The Real Know How

How-Tos, Videos, Tutorials — Ramping Up for the 21st Century

Archive for the category “yoghurt”

Making Labneh (Yoghurt Cheese)

Labneh making is pretty straightforward and can be formed into balls and preserved in oil.

Mariam shows us how to make labneh, step by step:

Dede shows us how she makes plain labneh then flavors it:

The labneh I’ve had before (at a restaurant) was over-the-top in a good way rich and creamy, so may guess is how tasty it is is greatly affected by the yoghurt you use and the milk/cream it’s made with.

The labneh can be preserved in oil and in this way stored for months without refrigeration. To do so, the labneh is drained for longer and formed into balls (labneh makboos).

Evelyn write “This is an old-world recipe. It is really just drained, salted yoghurt, very easy to make and very easy to preserve. I guarantee that once you have made these and tasted how delicious they are, they will become a staple in your home.

Read more: http://www.food.com/recipe/yogurt-cheese-labneh-88089#ixzz1pn4sP7oS” and gives this recipe

The recipe proceeds pretty much like Dede and Mariam’s tutorials but instead of draining the yoghurt for 12 hours or overnight you drain the yoghurt for something like 24 hours, until you are able to form the yoghurt into balls, which you then chill in the fridge to firm up further. The balls are then put into a heat sterilized jar and covered with oil.

I assume that getting out as much water as possible is important in being able to preserve these balls – though the active yoghurt culture will also play its part.

Ellie from Home Cooking in Montana adds herbs and spices to the oil she pours over her labneh makbus.

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How To Make Cultured Butter

Melody Kettle shows us how she makes cultured butter at home. She used Greek yoghurt to culture cream and then her hand mixer (first with whisk attachments and then with paddles) to “churn” the butter. She rinses the butter in ice water and then uses her hands (she could also have used butter paddles) to knead and squeeze the butter.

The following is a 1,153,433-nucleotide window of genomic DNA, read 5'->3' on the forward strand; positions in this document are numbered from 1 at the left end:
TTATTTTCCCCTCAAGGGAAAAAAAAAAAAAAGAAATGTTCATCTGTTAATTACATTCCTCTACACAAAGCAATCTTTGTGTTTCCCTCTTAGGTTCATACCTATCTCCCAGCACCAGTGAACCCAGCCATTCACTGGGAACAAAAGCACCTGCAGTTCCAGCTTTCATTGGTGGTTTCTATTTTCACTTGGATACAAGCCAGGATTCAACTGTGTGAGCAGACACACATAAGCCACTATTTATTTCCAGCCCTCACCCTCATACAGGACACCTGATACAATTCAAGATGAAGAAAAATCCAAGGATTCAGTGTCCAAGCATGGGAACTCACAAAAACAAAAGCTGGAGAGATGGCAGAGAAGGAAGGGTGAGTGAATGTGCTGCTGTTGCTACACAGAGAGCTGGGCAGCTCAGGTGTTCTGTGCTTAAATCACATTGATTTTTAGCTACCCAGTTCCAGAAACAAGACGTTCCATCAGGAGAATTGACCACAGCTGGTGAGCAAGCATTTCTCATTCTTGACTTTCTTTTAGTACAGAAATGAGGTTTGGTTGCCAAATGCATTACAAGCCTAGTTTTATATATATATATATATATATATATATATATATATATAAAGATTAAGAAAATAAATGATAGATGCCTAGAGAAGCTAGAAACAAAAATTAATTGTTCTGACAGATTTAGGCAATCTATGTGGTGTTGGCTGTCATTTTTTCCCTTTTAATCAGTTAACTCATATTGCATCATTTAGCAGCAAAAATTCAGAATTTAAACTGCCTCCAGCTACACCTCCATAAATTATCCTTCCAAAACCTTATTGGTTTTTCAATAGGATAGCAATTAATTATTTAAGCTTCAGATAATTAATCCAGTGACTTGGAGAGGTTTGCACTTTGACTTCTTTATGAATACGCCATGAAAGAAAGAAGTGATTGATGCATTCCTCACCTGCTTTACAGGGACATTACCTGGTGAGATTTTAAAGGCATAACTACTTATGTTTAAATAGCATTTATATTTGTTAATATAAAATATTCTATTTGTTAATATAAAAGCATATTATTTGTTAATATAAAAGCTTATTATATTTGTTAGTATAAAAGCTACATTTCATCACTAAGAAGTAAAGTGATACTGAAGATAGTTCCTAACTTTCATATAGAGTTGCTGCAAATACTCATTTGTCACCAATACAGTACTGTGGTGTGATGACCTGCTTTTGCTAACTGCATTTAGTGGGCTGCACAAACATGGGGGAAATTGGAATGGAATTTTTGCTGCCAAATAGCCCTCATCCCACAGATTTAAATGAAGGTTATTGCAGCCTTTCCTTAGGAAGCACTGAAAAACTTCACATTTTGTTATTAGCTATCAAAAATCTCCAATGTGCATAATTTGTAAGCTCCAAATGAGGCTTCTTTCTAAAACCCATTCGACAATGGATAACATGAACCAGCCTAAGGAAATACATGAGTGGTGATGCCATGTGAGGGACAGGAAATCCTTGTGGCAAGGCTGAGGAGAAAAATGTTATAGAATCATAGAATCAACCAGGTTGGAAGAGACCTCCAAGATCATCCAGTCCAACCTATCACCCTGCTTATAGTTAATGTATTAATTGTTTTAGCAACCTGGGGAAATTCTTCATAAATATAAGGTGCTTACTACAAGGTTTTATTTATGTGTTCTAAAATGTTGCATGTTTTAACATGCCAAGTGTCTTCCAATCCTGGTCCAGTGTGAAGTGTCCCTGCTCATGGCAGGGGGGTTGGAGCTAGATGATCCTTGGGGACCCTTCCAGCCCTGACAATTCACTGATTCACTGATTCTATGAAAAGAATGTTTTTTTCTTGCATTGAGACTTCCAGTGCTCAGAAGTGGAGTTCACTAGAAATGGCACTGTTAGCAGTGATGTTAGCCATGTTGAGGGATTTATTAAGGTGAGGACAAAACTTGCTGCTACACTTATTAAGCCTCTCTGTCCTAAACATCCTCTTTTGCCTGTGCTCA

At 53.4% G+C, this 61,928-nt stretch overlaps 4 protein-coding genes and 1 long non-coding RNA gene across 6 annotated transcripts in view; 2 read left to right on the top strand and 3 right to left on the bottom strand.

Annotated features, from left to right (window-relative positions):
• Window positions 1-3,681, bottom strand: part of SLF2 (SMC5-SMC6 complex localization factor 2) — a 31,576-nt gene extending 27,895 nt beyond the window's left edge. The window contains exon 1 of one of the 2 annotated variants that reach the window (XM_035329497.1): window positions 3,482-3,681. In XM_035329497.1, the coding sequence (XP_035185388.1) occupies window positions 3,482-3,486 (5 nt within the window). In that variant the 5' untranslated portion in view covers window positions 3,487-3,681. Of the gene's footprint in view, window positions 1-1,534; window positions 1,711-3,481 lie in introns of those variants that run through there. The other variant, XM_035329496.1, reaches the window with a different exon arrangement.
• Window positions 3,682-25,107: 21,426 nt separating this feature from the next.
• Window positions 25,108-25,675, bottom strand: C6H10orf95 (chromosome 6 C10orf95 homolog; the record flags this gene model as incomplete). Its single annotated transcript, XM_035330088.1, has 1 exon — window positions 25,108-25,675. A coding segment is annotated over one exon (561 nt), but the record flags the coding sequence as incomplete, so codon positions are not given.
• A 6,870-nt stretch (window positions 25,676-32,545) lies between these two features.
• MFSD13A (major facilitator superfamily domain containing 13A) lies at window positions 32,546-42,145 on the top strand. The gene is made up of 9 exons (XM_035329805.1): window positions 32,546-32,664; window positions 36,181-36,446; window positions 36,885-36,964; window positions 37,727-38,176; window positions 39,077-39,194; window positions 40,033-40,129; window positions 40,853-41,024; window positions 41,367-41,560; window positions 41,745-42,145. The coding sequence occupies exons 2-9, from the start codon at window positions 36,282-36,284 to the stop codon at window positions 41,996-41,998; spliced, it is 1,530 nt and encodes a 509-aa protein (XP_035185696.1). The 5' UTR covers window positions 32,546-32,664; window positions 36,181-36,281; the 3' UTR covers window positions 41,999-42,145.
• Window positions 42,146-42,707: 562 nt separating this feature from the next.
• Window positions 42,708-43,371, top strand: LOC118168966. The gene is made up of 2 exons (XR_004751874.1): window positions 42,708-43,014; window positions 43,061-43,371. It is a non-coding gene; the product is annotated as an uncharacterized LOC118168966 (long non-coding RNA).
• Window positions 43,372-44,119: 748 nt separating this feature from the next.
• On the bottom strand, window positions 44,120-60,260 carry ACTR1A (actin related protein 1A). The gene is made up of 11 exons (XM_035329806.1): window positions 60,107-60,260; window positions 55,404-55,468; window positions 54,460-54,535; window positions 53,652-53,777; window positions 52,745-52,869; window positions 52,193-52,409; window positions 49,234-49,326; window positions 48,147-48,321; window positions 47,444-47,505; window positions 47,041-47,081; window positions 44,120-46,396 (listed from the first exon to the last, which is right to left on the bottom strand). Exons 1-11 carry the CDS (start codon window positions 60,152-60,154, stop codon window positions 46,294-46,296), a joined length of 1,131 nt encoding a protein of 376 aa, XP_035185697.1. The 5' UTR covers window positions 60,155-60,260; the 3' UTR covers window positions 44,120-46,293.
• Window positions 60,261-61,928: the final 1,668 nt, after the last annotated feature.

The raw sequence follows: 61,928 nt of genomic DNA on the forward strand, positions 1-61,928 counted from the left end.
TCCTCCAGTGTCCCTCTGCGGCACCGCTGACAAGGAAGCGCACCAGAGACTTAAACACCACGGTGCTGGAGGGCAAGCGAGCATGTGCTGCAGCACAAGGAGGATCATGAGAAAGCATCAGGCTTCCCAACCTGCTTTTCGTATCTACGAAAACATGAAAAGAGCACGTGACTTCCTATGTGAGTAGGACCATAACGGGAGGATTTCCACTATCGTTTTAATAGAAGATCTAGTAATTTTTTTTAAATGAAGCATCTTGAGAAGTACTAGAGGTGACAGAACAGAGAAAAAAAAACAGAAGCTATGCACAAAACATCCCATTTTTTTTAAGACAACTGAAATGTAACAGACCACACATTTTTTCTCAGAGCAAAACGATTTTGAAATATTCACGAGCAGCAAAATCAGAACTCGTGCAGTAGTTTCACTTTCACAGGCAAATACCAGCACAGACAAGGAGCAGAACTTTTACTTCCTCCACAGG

I’m guessing that the taste of the butter will vary depending on what you use to culture the cream.

In this video Kali Lilla makes unsalted butter and a flavored butter (garlic butter).

Kali Lilla makes her cultured butter in a blender (with a chilled blender chamber/cup). She also used yoghurt to culture her cream but says that the cream can culture on its own but that it will take longer without using the yoghurt as a starter. She saves the buttermilk she presses out of the yoghurt for other uses.

Kali Lilla mentions that the culturing of the cream helps make it easier to digest.

Room Temperature Cultured Yoghurts

These are very easy to make yoghurts because you don’t have to mess around with warming milk or closely monitoring temperatures.

Instead, mesophilic yoghurts culture best at around 70 degrees Fahrenheit and all you have to do to start them is to add the culture or already cultured yoghurt to milk and wait a few hours.

Really easy and all you have to do to keep things going is to feed the yoghurt with fresh milk or cream (these cultures love cream) periodically. They can be used to culture non-dairy milks also, but will also need to be fed dairy regularly to be kept healthy.

The mesophilic yoghurt cultures readily available online all come from the Nordic countries:

Viili which comes to us from Finland. Has a mild, creamy flavor and goopy texture (kind of like okra)

Piima, more of a buttermilk type of cultured product

Filmjolk, which has a cheesy flavor.

We’ve tried viili and piima and the viili won out. I keep a large crock, that I feed periodically in the fridge. It’s easy to keep going.

A Finnish friend of mine told me that her grandmother had a viili cabinet and I can see why, as the culturing is temperature sensitive and can be affected by drafts or even by higher room temperatures caused by cooking.

I’ve let mine go longer than I wanted/be out when the temperature was higher and got a thicker cottage cheese type culture (which we also liked). Our viili culture likes cream, sheep’s milk and full fat unhomogenized cow’s milk. It doesn’t perform so well with goat’s milk (the mixture stays runny).

Anyway, here is the CulturesforHealth video on viili (process is exactly the same for piima and filmjolk).

Cultures for Health is one of the sources for these cultures, but there are many others, including GEM Cultures. I shopped around and bought mine from Etsy.

Please let us know of your experiences with these cultures.

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